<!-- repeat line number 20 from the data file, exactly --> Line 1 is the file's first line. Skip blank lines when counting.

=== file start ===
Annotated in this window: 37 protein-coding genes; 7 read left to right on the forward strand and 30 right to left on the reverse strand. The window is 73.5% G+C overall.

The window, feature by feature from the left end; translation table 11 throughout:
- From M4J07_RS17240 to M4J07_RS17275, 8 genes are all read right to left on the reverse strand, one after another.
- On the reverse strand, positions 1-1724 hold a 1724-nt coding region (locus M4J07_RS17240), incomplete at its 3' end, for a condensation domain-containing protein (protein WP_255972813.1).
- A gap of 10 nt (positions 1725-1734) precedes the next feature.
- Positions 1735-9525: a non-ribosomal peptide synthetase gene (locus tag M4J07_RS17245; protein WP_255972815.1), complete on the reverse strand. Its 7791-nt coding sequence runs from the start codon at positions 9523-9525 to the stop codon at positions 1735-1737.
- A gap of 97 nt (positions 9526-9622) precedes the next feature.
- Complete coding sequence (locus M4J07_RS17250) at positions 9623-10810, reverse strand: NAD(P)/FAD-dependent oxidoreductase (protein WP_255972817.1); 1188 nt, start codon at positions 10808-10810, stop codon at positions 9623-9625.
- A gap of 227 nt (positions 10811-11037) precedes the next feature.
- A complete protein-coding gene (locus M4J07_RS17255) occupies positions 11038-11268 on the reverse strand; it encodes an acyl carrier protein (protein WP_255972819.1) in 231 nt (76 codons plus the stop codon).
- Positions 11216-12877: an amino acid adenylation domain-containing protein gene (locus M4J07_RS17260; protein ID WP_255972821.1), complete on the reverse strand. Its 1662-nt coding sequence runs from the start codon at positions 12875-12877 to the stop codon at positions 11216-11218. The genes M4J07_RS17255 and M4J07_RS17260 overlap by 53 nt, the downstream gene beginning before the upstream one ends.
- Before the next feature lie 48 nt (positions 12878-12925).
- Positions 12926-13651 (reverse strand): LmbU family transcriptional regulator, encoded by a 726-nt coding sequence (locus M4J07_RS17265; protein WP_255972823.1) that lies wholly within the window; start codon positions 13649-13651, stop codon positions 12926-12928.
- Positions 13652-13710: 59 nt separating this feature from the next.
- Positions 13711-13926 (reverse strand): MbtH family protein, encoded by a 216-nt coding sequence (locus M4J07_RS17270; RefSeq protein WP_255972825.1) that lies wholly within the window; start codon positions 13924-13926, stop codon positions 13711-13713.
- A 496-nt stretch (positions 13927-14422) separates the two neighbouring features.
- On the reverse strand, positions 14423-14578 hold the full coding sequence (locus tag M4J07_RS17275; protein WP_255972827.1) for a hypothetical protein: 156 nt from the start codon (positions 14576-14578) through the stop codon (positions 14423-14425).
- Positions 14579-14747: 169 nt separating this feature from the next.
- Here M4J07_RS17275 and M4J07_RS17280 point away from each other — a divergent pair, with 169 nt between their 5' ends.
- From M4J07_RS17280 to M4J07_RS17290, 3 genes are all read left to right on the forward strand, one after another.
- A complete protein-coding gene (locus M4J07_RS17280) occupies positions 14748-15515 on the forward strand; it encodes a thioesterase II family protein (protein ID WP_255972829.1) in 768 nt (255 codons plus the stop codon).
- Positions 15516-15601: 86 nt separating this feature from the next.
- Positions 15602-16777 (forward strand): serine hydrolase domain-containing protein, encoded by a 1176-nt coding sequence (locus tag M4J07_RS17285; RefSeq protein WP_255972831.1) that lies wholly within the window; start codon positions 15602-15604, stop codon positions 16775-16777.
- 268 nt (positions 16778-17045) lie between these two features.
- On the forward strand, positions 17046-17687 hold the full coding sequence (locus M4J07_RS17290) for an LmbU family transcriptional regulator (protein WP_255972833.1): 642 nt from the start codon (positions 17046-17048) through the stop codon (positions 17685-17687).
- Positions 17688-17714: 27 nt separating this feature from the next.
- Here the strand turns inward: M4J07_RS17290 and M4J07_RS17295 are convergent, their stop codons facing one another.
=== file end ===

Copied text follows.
- From M4J07_RS17280 to M4J07_RS17290, 3 genes are all read left to right on the forward strand, one after another.